"I tell them I'm Muslim and I can't understand it either," Lottfi said. "And they say, 'Wow,' and then they ask questions."

Lottfi, who had lived in France but said he felt more tolerance for religious freedom in the United States, said the response from passengers has been overwhelmingly positive. He said he was doing "my little part" to ease fear in the city.

"They need to hear from a Muslim that I don't condone this thing," he said.

These are early days, of course. Flashes of anger do emerge. The day before images of the Tsarnaevs were released, an unidentified man assaulted a female Syrian doctor wearing a headscarf as she walked her 9-month-old daughter to day care in the Boston suburb of Malden.

"He said, '(Expletive) you. (Expletive) you, Muslims, You are terrorists, you are the ones who made the Boston explosion,' " Hebad Abolaban told the Boston Globe . "I was really, really completely shocked. I didn't know what to do. Then I realized what happened. I was crying and crying."

One woman visiting the bombing site called for a stricter immigration system and, like many Bostonians, expressed fury at reports that the older Tsarnaev brother received welfare. One young man who visited the site of the bombings on Thursday said he was a family friend of one victim. He called for tighter immigration laws and trying the surviving brother in a military court.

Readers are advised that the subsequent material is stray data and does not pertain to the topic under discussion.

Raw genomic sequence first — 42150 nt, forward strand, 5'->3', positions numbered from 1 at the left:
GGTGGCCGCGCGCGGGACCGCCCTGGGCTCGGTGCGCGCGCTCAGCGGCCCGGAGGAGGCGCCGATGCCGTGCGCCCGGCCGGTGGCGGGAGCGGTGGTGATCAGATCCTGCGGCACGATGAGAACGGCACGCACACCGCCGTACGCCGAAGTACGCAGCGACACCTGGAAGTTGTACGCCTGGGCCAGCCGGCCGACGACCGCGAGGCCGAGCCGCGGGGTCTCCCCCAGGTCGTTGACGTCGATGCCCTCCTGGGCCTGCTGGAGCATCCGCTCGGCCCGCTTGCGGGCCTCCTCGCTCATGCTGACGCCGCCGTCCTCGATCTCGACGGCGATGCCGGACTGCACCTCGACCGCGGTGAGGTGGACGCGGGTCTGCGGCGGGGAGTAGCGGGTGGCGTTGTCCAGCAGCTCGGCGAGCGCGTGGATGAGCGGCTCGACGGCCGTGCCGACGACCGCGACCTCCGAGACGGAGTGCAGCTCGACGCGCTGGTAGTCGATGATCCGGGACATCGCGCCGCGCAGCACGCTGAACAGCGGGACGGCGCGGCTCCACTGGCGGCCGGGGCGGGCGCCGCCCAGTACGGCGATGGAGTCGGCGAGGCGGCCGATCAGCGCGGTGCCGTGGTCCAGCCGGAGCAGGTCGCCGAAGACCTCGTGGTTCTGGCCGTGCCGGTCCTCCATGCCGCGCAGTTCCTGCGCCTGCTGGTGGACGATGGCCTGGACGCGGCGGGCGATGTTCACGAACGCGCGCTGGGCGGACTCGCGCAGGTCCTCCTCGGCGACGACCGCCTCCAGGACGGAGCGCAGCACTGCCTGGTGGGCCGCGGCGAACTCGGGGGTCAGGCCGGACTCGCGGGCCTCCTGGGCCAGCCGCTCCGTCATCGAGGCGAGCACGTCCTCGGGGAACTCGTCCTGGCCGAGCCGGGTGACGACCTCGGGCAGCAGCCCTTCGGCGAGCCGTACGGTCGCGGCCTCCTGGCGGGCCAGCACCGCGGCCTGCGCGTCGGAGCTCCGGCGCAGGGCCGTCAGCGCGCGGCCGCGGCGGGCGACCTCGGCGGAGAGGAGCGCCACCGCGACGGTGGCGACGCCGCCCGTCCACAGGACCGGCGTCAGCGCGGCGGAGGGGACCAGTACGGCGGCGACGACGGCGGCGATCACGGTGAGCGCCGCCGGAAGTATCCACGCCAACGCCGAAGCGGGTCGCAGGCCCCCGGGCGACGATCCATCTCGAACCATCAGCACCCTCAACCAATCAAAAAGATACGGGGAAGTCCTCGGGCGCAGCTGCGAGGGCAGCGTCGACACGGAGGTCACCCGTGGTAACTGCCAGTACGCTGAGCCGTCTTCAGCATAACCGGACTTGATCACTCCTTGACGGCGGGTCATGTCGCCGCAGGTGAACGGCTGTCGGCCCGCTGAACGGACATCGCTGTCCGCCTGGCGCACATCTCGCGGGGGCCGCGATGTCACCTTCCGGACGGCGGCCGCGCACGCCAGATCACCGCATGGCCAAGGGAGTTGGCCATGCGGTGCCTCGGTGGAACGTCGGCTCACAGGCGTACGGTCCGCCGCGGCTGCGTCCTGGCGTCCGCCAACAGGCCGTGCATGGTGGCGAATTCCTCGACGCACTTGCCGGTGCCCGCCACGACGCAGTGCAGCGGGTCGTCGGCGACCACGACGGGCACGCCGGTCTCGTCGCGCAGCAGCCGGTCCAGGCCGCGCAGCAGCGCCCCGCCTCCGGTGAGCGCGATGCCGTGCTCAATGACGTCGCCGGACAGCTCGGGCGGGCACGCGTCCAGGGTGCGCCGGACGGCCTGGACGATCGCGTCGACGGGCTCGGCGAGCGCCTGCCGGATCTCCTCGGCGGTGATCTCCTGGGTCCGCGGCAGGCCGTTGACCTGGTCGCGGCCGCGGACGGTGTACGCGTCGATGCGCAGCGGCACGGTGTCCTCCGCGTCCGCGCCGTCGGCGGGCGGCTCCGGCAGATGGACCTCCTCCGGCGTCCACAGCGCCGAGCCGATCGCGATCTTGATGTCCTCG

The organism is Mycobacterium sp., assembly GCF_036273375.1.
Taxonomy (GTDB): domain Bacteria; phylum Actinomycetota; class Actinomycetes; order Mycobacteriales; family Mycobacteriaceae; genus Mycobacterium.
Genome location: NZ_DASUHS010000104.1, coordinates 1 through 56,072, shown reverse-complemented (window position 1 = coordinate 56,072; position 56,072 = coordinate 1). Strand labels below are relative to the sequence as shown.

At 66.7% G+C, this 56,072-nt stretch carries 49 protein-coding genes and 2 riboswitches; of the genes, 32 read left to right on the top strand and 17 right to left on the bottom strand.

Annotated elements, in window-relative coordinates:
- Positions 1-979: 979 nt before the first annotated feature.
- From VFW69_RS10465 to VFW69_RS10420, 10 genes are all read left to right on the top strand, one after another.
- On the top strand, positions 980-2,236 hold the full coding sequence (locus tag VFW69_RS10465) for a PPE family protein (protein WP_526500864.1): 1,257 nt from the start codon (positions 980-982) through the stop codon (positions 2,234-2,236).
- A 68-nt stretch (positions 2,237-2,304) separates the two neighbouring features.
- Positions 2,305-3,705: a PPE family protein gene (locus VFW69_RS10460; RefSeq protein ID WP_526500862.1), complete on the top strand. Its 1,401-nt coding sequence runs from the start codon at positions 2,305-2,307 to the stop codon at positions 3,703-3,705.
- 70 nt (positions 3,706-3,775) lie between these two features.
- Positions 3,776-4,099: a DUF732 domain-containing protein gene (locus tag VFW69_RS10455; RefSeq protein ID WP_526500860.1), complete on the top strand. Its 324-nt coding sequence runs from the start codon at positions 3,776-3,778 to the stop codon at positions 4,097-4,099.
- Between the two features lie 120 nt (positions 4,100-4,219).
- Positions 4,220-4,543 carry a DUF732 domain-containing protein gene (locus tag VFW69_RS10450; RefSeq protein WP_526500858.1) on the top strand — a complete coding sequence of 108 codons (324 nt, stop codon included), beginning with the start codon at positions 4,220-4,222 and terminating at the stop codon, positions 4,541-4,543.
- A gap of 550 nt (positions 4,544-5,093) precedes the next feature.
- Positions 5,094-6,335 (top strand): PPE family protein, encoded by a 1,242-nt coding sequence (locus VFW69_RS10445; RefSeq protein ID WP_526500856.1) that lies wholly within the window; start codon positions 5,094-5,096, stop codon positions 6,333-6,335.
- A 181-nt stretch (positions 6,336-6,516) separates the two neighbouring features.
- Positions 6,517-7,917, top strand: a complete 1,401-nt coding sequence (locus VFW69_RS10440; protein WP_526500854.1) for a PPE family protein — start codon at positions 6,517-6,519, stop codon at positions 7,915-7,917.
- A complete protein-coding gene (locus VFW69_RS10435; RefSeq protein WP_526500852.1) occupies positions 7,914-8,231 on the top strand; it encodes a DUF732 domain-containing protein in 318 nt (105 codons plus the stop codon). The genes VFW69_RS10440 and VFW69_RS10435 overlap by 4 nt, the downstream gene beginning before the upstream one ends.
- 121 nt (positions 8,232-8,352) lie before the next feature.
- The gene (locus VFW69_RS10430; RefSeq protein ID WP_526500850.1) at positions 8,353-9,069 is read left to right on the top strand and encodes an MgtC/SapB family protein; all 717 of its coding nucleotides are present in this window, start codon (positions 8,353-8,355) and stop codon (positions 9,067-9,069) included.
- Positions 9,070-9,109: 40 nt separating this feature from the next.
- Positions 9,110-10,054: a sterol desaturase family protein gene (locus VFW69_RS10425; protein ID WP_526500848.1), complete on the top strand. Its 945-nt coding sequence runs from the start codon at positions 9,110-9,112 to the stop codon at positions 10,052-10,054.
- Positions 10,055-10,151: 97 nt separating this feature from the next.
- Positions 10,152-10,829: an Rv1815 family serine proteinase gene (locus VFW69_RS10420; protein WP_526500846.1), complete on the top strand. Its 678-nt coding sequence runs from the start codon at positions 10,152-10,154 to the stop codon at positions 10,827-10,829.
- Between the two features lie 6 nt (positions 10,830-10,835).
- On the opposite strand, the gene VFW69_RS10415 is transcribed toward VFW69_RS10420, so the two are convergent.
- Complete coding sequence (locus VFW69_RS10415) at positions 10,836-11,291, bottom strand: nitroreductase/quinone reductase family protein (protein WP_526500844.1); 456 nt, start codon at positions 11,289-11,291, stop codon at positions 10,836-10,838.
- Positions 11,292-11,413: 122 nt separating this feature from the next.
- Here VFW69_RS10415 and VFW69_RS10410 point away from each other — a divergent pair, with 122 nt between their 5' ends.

"If they were a scumbag in their own country, why should we let them in ours?" asked the young man, who did not want to be named. "Why is our government prosecuting him like he is one of us, when he obviously isn't?"

Anger is understandable. Bostonians have suddenly joined residents of Kabul, Tel Aviv, Mumbai and Tokyo in living with terrorist attacks. In the past, no one here knew how they might react to a bomb set off in a crowd, a crazed gunman or a poison gas attack.

But this city is responding exactly as it should. The accused are being prosecuted as criminals - which they are. Public institutions are being praised - as they should be. And most people are resisting the attackers attempt to sow fear, bigotry and division.

While television images show the immediate chaos of attacks, they rarely present the long-term reaction. Bostonians are responding in the way average people have around the world when confronted with extremism: They help victims, feel contempt for the perpetrators and vow to not let them win.

"I'm not afraid. I'm not afraid of the bombers," Tanger said. "I'll be back every year as long as I can walk."

I expect massive crowds at next year's Boston Marathon.

David Rohde is an investigative reporter for Reuters and a contributing editor for The Atlantic. A two-time winner of the Pulitzer Prize, he is a former foreign correspondent for The New York Times and The Christian Science Monitor. His latest book, Beyond War: Reimagining American Influence in a New Middle East, was published in 2013. More

He is also the author of Endgame and, with Kristen Mulvihill, A Rope and a Prayer. He lives in New York City.